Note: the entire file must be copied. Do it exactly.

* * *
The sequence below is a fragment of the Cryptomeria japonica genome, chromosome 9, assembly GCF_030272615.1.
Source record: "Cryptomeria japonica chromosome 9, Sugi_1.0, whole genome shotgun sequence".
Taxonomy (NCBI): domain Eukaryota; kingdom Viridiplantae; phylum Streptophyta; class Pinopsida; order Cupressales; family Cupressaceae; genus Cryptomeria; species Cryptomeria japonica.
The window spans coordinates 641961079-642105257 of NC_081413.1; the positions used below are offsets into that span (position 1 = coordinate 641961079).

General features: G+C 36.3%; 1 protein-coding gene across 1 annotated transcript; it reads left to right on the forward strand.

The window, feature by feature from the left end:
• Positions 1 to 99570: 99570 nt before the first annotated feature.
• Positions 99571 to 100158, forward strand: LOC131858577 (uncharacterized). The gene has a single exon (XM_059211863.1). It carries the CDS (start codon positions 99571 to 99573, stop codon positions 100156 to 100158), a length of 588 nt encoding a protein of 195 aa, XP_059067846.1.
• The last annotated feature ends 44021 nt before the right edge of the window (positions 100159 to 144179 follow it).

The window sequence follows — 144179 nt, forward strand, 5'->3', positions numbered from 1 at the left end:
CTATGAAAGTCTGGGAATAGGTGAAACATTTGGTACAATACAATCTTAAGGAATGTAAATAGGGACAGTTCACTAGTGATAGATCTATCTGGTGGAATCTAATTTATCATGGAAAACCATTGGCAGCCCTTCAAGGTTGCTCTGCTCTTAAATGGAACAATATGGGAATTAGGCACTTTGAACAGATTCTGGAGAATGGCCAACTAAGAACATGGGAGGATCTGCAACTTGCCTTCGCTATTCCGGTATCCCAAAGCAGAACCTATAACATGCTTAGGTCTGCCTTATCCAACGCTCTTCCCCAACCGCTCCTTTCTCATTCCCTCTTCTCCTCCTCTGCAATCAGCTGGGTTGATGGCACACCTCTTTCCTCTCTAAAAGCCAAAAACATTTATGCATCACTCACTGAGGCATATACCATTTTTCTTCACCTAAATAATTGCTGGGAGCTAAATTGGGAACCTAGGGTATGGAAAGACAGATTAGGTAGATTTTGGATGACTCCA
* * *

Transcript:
The sequence below is a fragment of the Cryptomeria japonica genome, chromosome 9, assembly GCF_030272615.1.
Source record: "Cryptomeria japonica chromosome 9, Sugi_1.0, whole genome shotgun sequence".
Taxonomy (NCBI): domain Eukaryota; kingdom Viridiplantae; phylum Streptophyta; class Pinopsida; order Cupressales; family Cupressaceae; genus Cryptomeria; species Cryptomeria japonica.
The window spans coordinates 641961079-642105257 of NC_081413.1; the positions used below are offsets into that span (position 1 = coordinate 641961079).

General features: G+C 36.3%; 1 protein-coding gene across 1 annotated transcript; it reads left to right on the forward strand.

The window, feature by feature from the left end:
• Positions 1 to 99570: 99570 nt before the first annotated feature.
• Positions 99571 to 100158, forward strand: LOC131858577 (uncharacterized). The gene has a single exon (XM_059211863.1). It carries the CDS (start codon positions 99571 to 99573, stop codon positions 100156 to 100158), a length of 588 nt encoding a protein of 195 aa, XP_059067846.1.
• The last annotated feature ends 44021 nt before the right edge of the window (positions 100159 to 144179 follow it).

The window sequence follows — 144179 nt, forward strand, 5'->3', positions numbered from 1 at the left end:
CTATGAAAGTCTGGGAATAGGTGAAACATTTGGTACAATACAATCTTAAGGAATGTAAATAGGGACAGTTCACTAGTGATAGATCTATCTGGTGGAATCTAATTTATCATGGAAAACCATTGGCAGCCCTTCAAGGTTGCTCTGCTCTTAAATGGAACAATATGGGAATTAGGCACTTTGAACAGATTCTGGAGAATGGCCAACTAAGAACATGGGAGGATCTGCAACTTGCCTTCGCTATTCCGGTATCCCAAAGCAGAACCTATAACATGCTTAGGTCTGCCTTATCCAACGCTCTTCCCCAACCGCTCCTTTCTCATTCCCTCTTCTCCTCCTCTGCAATCAGCTGGGTTGATGGCACACCTCTTTCCTCTCTAAAAGCCAAAAACATTTATGCATCACTCACTGAGGCATATACCATTTTTCTTCACCTAAATAATTGCTGGGAGCTAAATTGGGAACCTAGGGTATGGAAAGACAGATTAGGTAGATTTTGGATGACTCCA